Glider simulation using Unity3d

A project log for OSUG: Open-Source Underwater Glider

A versatile autonomous environmental drone using a buoyancy engine

Oliver WilliamsOliver Williams 07/22/2017 at 21:577 Comments

We want to develop the control software for the glider in a way that will allow testing. In theory, with an accurate glider model, this allows you to develop the software independent of hardware, reducing the cost/time of PID optimisation.

The control software sets the buoyancy and trim and requests the angle and depth. Therefore, the Arduino code is written so that it either controls real or simulated hardware. A compiler flag is used to switch between real or simulated hardware.

Using Unity3d I created a simulation of the glider ascending/descending. The movement through the "water" is modelled using the buoyancy engine, Realistic Water Physics. The glider is modelled as a number of elements, the main body, a volume at the front that changes buoyancy and a mass that moves on the underside of the body that trims the angle. 

Unity provides an Arduino with depth/gyroscope readings which are then used by the Arduino to calculate motor movements and these are passed back to Unity. Using these motor movements, Unity models the simulated glider.

The below GIF shows a screen capture of the glider simulation ascending and then descending.

Over the coming weeks I will optimise the simulation model to accurately reflect experimental data from the glider.


hqbashir wrote 02/27/2018 at 09:46 point

Hi Oliver. Do you have the files for this simulation publicly accessible ?

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shashankrayaprolu wrote 08/21/2017 at 05:54 point


I am stuck at MATLAB simulation of the spiral path using Zhang et. al. 2013. Any guidance there? are you using any similar research work for underwater motion simulation?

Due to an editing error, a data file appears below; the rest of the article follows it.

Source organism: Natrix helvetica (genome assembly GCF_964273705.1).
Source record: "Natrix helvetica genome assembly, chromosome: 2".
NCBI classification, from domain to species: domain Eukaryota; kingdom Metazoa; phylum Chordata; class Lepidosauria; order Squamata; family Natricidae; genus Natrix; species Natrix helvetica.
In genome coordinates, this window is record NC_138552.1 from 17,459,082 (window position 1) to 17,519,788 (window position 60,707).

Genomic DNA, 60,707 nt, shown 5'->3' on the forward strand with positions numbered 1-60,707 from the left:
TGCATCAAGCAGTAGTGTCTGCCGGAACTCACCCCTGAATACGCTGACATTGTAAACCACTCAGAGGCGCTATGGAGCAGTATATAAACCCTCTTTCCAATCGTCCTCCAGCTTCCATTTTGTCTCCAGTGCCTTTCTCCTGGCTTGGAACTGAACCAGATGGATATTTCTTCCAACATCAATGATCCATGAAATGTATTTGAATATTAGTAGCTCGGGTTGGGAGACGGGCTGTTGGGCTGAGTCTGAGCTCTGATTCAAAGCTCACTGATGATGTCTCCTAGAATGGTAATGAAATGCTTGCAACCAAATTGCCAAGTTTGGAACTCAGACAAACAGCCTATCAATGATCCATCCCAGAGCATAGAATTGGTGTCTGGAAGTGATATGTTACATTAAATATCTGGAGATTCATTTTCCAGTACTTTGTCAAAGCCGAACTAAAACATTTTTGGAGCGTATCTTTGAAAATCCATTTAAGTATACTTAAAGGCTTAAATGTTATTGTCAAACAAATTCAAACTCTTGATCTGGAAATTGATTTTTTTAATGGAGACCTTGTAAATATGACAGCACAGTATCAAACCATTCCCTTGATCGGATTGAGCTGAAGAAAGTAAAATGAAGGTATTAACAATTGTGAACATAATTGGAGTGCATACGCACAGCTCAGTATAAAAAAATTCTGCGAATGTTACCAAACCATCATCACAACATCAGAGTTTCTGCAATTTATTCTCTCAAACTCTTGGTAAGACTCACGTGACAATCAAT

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Jarrett wrote 07/24/2017 at 18:43 point

Have you checked out Bowler Studio? I have not looked into it in detail, but it might help you avoid reinventing the wheel for a lot of the simulation/real life control stuff

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Oliver Williams wrote 07/24/2017 at 19:17 point

Thanks for the pointer to Bowler Studio.  Our current plan is to migrate the control system to use as it has a lot of the elements that will make mission planning and management easier.  It has linkage to external simulators that may also be useful.  The obvious issue is that it is aimed at motorised subs so we will have to graft in the glider behaviour.

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jlbrian7 wrote 07/24/2017 at 02:18 point

that's cool.  I'm looking forward to seeing this develop!

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jlbrian7 wrote 07/23/2017 at 01:57 point

will the controls account for various surface and submerged currents, and how will those affect the glider?

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Oliver Williams wrote 07/23/2017 at 21:03 point

Not yet. Initially, the aim is to get the Arduino to control the glider (real or simulated) in still water. 

There are a number of things which we plan do next:
* characterise the gliding behaviour
* validate the simulation against the real data
* simple mission descriptions, glide angles with turn depths 

At the moment the glider doesn't have a GPS so the absolute position isn't known but the IMU may be able to identify underwater currents when the motion doesn't match the expected gliding behaviour.

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